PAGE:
Summer Housing Information
The UCLA Office of Student Affairs received and reviewed complaints regarding a recent philanthropic event called “Mr. Greek,” during which “No Means Yes” was said to have been chanted by an undetermined number of audience members within the context of obtaining consent for sexual activity.
Student Affairs and the Office of Fraternity and Sorority Relations take such complaints seriously, and have advised the sponsors of the program that it is never appropriate either in the Greek community or elsewhere on campus to suggest that “no means yes” in this context or to make such comments proposing the use of alcohol as a way to obtain consent.
UCLA is committed to a campus community free from sexual violence, and such statements as “no means yes” are entirely inconsistent with the True Bruin Values of Respect, Accountability, Integrity, Service and Excellence, or with our Principles of Community.
If you are a UCLA student and need sexual violence resources, please visit the CAPS CARE website or call their 24/7 hotline at (310) 825-0768.
Fraternities and Sororities have been an integral part of the University of California, Los Angeles campus since the early 1920's. Today UCLA is home to more than 68 National and local Greek-letter organizations, which collectively constitute the largest membership-based and multi-faceted community on campus. Additionally, UCLA's fraternity and sorority organizations represent one of the largest and oldest Greek Communities on the West Coast.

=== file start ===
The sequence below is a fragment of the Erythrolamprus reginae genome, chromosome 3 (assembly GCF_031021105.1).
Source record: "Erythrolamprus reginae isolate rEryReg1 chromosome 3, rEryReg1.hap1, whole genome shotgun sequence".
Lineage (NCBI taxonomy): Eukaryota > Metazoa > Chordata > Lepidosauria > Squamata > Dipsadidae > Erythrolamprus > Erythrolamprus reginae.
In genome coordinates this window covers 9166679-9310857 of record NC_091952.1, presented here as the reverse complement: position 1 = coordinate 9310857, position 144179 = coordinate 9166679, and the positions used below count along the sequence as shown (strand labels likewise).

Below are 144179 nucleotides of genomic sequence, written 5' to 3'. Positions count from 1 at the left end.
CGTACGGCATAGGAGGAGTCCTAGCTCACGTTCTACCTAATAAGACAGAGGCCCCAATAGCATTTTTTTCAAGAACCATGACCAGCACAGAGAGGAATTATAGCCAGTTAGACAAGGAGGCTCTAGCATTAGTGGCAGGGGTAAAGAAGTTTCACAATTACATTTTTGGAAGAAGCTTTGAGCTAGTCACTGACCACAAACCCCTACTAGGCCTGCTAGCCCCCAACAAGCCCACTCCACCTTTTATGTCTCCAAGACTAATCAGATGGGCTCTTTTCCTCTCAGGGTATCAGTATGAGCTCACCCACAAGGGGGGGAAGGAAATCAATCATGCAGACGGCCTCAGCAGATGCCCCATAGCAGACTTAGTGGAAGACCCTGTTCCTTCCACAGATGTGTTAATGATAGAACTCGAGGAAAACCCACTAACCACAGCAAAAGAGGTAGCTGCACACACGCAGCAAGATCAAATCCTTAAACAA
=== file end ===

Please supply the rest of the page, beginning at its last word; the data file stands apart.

Representing 15% of the student population, fraternity and sorority members are committed to their academics, volunteer time in the community, develop and strengthen leadership skills, form a campus and cultural support network, and have access to affordable housing on campus. Fraternities and Sororities have enhanced the lives of thousands of men and women since their inception. Explore our site and see what UCLA Greek Life has to offer.
Note: A National study finds Fraternity/Sorority membership may encourage students to stay in college and that Greek affiliation in College contributes positively to community involvement after graduation. Also reported, Greek-affiliated alumni are more satisfied with their social development during college than non-Greeks.
Source: Center for Advanced Social Research; Columbia, MO, 1998